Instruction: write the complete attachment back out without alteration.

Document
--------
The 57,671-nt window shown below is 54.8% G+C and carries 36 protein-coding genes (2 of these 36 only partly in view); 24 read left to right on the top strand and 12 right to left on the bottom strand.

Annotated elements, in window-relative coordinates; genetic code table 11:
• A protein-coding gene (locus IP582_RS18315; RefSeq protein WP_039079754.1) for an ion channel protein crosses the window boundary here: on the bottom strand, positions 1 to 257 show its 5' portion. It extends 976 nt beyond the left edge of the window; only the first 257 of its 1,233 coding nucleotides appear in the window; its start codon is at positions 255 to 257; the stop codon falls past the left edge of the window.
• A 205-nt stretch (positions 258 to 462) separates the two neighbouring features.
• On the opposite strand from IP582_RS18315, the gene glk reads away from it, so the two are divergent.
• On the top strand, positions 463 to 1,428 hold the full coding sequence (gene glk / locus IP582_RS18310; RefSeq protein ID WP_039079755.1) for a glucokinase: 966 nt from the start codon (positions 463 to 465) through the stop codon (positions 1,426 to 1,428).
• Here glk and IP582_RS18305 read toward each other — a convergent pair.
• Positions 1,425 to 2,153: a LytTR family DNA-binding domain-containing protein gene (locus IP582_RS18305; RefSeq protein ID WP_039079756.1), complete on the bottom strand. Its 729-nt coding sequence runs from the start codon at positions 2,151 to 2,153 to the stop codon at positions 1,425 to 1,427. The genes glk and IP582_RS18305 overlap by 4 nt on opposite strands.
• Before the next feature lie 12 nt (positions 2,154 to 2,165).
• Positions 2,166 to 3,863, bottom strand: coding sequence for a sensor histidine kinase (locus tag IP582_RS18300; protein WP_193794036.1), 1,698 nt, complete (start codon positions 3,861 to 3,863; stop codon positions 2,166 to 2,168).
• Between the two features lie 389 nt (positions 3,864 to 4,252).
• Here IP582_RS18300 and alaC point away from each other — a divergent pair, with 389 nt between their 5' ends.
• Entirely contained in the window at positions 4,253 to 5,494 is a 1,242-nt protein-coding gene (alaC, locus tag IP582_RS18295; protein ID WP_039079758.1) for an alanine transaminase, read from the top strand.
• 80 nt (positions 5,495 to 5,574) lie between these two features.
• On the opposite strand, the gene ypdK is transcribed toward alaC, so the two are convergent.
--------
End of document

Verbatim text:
The 57,671-nt window shown below is 54.8% G+C and carries 36 protein-coding genes (2 of these 36 only partly in view); 24 read left to right on the top strand and 12 right to left on the bottom strand.

Annotated elements, in window-relative coordinates; genetic code table 11:
• A protein-coding gene (locus IP582_RS18315; RefSeq protein WP_039079754.1) for an ion channel protein crosses the window boundary here: on the bottom strand, positions 1 to 257 show its 5' portion. It extends 976 nt beyond the left edge of the window; only the first 257 of its 1,233 coding nucleotides appear in the window; its start codon is at positions 255 to 257; the stop codon falls past the left edge of the window.
• A 205-nt stretch (positions 258 to 462) separates the two neighbouring features.
• On the opposite strand from IP582_RS18315, the gene glk reads away from it, so the two are divergent.
• On the top strand, positions 463 to 1,428 hold the full coding sequence (gene glk / locus IP582_RS18310; RefSeq protein ID WP_039079755.1) for a glucokinase: 966 nt from the start codon (positions 463 to 465) through the stop codon (positions 1,426 to 1,428).
• Here glk and IP582_RS18305 read toward each other — a convergent pair.
• Positions 1,425 to 2,153: a LytTR family DNA-binding domain-containing protein gene (locus IP582_RS18305; RefSeq protein ID WP_039079756.1), complete on the bottom strand. Its 729-nt coding sequence runs from the start codon at positions 2,151 to 2,153 to the stop codon at positions 1,425 to 1,427. The genes glk and IP582_RS18305 overlap by 4 nt on opposite strands.
• Before the next feature lie 12 nt (positions 2,154 to 2,165).
• Positions 2,166 to 3,863, bottom strand: coding sequence for a sensor histidine kinase (locus tag IP582_RS18300; protein WP_193794036.1), 1,698 nt, complete (start codon positions 3,861 to 3,863; stop codon positions 2,166 to 2,168).
• Between the two features lie 389 nt (positions 3,864 to 4,252).
• Here IP582_RS18300 and alaC point away from each other — a divergent pair, with 389 nt between their 5' ends.
• Entirely contained in the window at positions 4,253 to 5,494 is a 1,242-nt protein-coding gene (alaC, locus tag IP582_RS18295; protein ID WP_039079758.1) for an alanine transaminase, read from the top strand.
• 80 nt (positions 5,495 to 5,574) lie between these two features.
• On the opposite strand, the gene ypdK is transcribed toward alaC, so the two are convergent.